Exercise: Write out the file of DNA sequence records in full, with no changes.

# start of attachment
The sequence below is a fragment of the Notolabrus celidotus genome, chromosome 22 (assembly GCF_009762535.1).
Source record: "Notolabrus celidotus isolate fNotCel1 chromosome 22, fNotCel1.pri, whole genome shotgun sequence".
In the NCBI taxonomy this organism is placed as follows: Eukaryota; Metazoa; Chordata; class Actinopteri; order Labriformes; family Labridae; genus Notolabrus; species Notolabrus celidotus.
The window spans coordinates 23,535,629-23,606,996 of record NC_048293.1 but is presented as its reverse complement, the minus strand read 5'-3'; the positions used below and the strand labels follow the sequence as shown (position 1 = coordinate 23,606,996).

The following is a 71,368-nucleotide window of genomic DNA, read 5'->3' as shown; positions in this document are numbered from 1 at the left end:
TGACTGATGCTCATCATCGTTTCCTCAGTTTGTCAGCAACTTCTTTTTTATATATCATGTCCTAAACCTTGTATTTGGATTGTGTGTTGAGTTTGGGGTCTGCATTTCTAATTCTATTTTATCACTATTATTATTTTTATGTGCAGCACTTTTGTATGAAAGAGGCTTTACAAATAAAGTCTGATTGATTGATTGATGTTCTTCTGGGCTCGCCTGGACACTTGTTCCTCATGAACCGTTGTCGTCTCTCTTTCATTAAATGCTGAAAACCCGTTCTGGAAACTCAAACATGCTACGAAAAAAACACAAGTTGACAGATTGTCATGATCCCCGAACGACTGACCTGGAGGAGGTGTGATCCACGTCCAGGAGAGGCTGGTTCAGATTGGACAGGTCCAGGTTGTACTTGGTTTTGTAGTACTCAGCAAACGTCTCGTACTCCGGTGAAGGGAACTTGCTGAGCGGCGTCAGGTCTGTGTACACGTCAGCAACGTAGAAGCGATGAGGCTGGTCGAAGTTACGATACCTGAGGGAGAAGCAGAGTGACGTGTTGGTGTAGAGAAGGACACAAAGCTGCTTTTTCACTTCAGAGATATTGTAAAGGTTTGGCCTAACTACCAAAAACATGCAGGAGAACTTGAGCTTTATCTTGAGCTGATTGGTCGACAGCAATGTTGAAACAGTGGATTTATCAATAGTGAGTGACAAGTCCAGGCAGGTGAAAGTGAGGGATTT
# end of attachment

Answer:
The sequence below is a fragment of the Notolabrus celidotus genome, chromosome 22 (assembly GCF_009762535.1).
Source record: "Notolabrus celidotus isolate fNotCel1 chromosome 22, fNotCel1.pri, whole genome shotgun sequence".
In the NCBI taxonomy this organism is placed as follows: Eukaryota; Metazoa; Chordata; class Actinopteri; order Labriformes; family Labridae; genus Notolabrus; species Notolabrus celidotus.
The window spans coordinates 23,535,629-23,606,996 of record NC_048293.1 but is presented as its reverse complement, the minus strand read 5'-3'; the positions used below and the strand labels follow the sequence as shown (position 1 = coordinate 23,606,996).

The following is a 71,368-nucleotide window of genomic DNA, read 5'->3' as shown; positions in this document are numbered from 1 at the left end:
TGACTGATGCTCATCATCGTTTCCTCAGTTTGTCAGCAACTTCTTTTTTATATATCATGTCCTAAACCTTGTATTTGGATTGTGTGTTGAGTTTGGGGTCTGCATTTCTAATTCTATTTTATCACTATTATTATTTTTATGTGCAGCACTTTTGTATGAAAGAGGCTTTACAAATAAAGTCTGATTGATTGATTGATGTTCTTCTGGGCTCGCCTGGACACTTGTTCCTCATGAACCGTTGTCGTCTCTCTTTCATTAAATGCTGAAAACCCGTTCTGGAAACTCAAACATGCTACGAAAAAAACACAAGTTGACAGATTGTCATGATCCCCGAACGACTGACCTGGAGGAGGTGTGATCCACGTCCAGGAGAGGCTGGTTCAGATTGGACAGGTCCAGGTTGTACTTGGTTTTGTAGTACTCAGCAAACGTCTCGTACTCCGGTGAAGGGAACTTGCTGAGCGGCGTCAGGTCTGTGTACACGTCAGCAACGTAGAAGCGATGAGGCTGGTCGAAGTTACGATACCTGAGGGAGAAGCAGAGTGACGTGTTGGTGTAGAGAAGGACACAAAGCTGCTTTTTCACTTCAGAGATATTGTAAAGGTTTGGCCTAACTACCAAAAACATGCAGGAGAACTTGAGCTTTATCTTGAGCTGATTGGTCGACAGCAATGTTGAAACAGTGGATTTATCAATAGTGAGTGACAAGTCCAGGCAGGTGAAAGTGAGGGATTT